Throughout his 17-month campaign, Donald Trump’s decades of business experience were a precious asset in getting him elected president. But, after less than 150 days in office, that experience has not served him well. In fact, it is beginning to look like it has caused him many of his problems.
It turns out that little of what the president did to make billions marketing his name and negotiating deals prepared him for a world of congressional factions, party divisions, balky allies, constitutional restraints, assertive courts, constant press scrutiny, and checks and balances.
“It turns out he was vastly underprepared for this, and his business background really has not prepared him,” said Elaine Kamarck, director of the Center for Effective Public Management at the Brookings Institution. In the Clinton White House, Kamarck spent four years looking for ways to bring private-business practices into government as head of the “reinventing government” initiative.
During the campaign, Trump often pledged to run government like he ran his own business. “Under budget and ahead of schedule,” he boasted. “We don’t hear those words so often, but you will.” In that, Trump was just the latest manifestation of a debate that has raged for almost two centuries: Do you want to “run government like a business”?
That idea was behind boomlets for Henry Ford in 1924, Wendell Willkie in 1940, Lee Iacocca in 1984, Peter Ueberroth in 1988, and Ross Perot in 1992. In 2012, Mitt Romney proposed amending the Constitution to require three years of business experience for any president. All made the pro-business argument; none became president. The closest to a businessman becoming a president before Trump was Herbert Hoover in 1928. But he ascended to the White House from a Cabinet post, not from a corporate boardroom.
Trump succeeded where all others had failed. Gallup last year found that being a “good businessman” was Trump’s second most attractive trait, behind only the fact that he was not a career politician. The Pew Research Center reported that Republicans were 33 percent more likely to support a candidate who was a business executive, while only 13 percent were less likely.
But, now that he is in government, the debate has shifted. For the president today, the focus is not on whether business practices can succeed in government. Instead, it is on whether Trump’s particular business experience prepared him for today’s presidency. In his short time in office, Trump has encountered several challenges that were not factors in his business life:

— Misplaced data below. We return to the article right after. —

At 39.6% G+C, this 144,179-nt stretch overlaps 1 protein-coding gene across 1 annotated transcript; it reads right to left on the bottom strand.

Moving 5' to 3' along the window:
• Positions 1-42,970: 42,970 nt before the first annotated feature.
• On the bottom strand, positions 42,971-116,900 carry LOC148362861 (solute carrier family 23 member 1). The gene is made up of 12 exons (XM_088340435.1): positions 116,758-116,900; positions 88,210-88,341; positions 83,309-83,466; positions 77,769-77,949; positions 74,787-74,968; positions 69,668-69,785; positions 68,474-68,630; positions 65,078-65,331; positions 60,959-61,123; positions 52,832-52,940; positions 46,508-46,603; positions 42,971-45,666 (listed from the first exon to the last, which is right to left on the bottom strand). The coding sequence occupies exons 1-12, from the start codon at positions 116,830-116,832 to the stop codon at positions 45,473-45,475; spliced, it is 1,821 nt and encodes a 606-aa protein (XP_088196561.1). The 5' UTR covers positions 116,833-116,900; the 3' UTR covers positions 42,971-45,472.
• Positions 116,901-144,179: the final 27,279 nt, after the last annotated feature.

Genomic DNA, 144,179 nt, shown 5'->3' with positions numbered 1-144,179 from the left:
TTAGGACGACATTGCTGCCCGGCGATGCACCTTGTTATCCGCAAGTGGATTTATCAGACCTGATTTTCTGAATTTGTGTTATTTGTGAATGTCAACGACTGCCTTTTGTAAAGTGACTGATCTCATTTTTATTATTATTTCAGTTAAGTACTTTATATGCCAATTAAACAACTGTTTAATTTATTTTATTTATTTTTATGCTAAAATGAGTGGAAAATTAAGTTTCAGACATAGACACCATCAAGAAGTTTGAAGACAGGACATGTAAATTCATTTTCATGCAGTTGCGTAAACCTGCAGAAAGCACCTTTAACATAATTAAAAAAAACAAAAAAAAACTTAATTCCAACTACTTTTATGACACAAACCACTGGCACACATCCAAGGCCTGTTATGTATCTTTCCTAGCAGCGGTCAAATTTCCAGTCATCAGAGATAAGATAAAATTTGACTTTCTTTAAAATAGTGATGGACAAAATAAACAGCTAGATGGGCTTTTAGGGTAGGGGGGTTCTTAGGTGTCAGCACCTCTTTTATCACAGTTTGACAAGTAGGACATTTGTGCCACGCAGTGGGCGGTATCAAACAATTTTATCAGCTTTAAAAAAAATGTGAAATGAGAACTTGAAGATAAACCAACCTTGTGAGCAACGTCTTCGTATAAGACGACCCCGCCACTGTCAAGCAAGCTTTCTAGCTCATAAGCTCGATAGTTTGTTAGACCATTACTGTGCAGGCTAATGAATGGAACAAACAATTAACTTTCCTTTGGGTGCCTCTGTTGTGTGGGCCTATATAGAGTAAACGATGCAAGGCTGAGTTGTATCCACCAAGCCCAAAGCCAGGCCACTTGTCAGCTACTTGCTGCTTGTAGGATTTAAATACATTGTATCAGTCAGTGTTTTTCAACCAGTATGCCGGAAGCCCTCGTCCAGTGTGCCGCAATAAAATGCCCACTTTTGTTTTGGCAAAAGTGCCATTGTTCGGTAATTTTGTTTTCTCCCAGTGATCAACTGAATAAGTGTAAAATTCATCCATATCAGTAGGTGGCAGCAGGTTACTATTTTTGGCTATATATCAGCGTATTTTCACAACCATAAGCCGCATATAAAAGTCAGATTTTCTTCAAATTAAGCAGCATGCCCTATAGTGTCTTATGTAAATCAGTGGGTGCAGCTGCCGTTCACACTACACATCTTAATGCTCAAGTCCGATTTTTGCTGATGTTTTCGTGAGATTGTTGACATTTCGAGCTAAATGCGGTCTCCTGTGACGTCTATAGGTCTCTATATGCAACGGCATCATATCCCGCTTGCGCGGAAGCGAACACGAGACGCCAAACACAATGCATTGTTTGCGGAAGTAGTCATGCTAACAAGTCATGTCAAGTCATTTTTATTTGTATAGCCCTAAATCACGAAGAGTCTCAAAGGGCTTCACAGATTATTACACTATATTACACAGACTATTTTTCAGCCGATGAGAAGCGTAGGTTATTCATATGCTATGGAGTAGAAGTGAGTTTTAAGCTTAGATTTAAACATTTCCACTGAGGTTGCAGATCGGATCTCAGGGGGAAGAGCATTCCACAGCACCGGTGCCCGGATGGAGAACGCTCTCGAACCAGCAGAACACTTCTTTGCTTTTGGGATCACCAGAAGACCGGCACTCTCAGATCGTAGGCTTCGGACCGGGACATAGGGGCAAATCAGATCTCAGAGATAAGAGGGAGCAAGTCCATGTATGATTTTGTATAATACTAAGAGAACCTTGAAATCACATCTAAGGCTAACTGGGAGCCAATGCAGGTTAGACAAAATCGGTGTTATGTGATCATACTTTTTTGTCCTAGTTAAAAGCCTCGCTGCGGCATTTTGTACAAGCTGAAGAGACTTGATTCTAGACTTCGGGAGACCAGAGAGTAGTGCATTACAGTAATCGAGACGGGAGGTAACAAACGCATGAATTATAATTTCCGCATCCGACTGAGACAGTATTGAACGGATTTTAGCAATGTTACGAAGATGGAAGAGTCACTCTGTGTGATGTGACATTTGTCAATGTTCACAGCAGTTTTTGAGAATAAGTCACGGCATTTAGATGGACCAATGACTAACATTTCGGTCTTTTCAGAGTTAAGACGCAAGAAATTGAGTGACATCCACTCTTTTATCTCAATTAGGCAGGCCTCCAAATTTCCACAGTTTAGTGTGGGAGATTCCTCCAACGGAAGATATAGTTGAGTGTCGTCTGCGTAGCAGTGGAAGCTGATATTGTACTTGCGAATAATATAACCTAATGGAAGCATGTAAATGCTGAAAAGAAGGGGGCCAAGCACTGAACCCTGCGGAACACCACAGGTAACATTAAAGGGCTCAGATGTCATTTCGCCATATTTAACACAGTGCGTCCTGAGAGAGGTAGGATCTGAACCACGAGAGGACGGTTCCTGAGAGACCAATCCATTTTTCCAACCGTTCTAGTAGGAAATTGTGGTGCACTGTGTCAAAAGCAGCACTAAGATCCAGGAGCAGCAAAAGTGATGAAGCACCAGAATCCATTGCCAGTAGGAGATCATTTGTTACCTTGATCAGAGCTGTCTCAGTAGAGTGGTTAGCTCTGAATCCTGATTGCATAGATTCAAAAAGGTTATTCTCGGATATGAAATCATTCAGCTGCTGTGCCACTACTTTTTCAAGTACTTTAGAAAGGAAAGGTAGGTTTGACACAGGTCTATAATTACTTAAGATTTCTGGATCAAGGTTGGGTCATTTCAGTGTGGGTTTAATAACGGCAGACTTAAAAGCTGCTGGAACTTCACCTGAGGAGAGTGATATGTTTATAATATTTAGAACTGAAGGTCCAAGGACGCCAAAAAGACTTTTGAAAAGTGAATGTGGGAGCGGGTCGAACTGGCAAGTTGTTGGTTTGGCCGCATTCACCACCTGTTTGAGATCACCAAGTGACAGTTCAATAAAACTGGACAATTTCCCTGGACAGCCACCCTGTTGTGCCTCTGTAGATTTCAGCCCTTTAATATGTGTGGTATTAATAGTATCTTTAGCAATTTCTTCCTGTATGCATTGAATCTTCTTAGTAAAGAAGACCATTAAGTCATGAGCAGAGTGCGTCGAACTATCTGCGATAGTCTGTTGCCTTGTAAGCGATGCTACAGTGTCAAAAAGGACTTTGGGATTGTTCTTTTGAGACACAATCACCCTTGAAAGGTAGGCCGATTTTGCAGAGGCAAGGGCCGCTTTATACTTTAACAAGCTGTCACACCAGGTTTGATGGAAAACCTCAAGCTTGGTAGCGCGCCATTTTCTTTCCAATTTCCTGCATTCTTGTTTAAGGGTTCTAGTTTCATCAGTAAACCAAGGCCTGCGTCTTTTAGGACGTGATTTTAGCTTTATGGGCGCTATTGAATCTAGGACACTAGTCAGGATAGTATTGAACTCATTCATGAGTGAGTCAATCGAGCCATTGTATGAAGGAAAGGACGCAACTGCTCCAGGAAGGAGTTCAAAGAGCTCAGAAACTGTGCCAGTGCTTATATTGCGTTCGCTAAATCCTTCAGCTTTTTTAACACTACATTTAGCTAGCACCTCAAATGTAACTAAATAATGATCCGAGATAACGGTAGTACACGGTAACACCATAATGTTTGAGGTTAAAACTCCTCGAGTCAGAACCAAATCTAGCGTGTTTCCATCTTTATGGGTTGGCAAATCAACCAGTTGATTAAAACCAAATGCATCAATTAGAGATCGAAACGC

- Checks and balances.
- The importance of Congress.
- The courts.
- Press scrutiny that is constant and unrelenting, and not as easily influenced as when he was dealing with New York City tabloids.
- Government appointees swearing loyalty to the Constitution, not to him personally.
- A public that cannot be ignored as it could in a family-owned business.
- Washington moving at a pace slow enough to frustrate any president.
- Leaks that he controlled as a businessman, but can’t in Washington.
- Limits on what he can do on his own.
In defense, Republicans stress Trump’s newness to government. House Speaker Paul Ryan said he should be given a break for his interactions with then-FBI Director James Comey because he’s “new to government,” adding, “So he probably wasn’t steeped in the long-running protocols that establish the relationships between [the Justice Department], FBI, and White Houses.”
Philip Joyce, an expert in this area, doesn’t accept that rationale. “If you are doing something that is new, it is incumbent on you to learn what the rules are of the game you are now playing,” said Joyce, senior associate dean and professor of public policy in the University of Maryland’s School of Public Policy. He said Trump has learned that the issues he faced in business “were not as complicated and not as fraught with political peril” as those he faces today.
“It appears to have surprised him that there are as many checks on his powers as there are and that there is a big difference between issuing executive orders, which he can do unilaterally, and trying to get laws passed by Congress,” Joyce said.
Dennis Eckart, a longtime Democratic member of Congress, later served as president of the nation’s largest Chamber of Commerce, the Greater Cleveland Growth Association. Now in private practice, Eckart told National Journal that Trump has learned that “his business experience is not necessarily very relevant or helpful to him now.” He added, “A CEO of a closely held, family-owned business has none of the experiences needed to deal with the multi-headed facets of government, where power is diverse, not concentrated; where accountability is public, not private; and where profits are not just the measuring stick.”
Eckart said in Trump’s previous world, “there was a patriarchal figure and if you didn’t do what Dad wants, you may not be in the will.” Now, he has learned that “Paul Ryan doesn’t care if he’s in Donald Trump’s will. John Roberts is not waiting to see what the bequest is in Trump’s will.”
Kamarck said Trump’s learning curve has been steeper than is normal for a businessman coming to Washington. “I’ve seen many businessmen in government,” she said. “They do have to learn they can’t send their secretaries out to buy anniversary presents and get the dry cleaning. They tend to stumble around on small things like that. … We had a lot of businessmen in the Clinton administration. Some were better than others. But they basically got it. That’s why I think this is much more serious than just the transition from business to government.”
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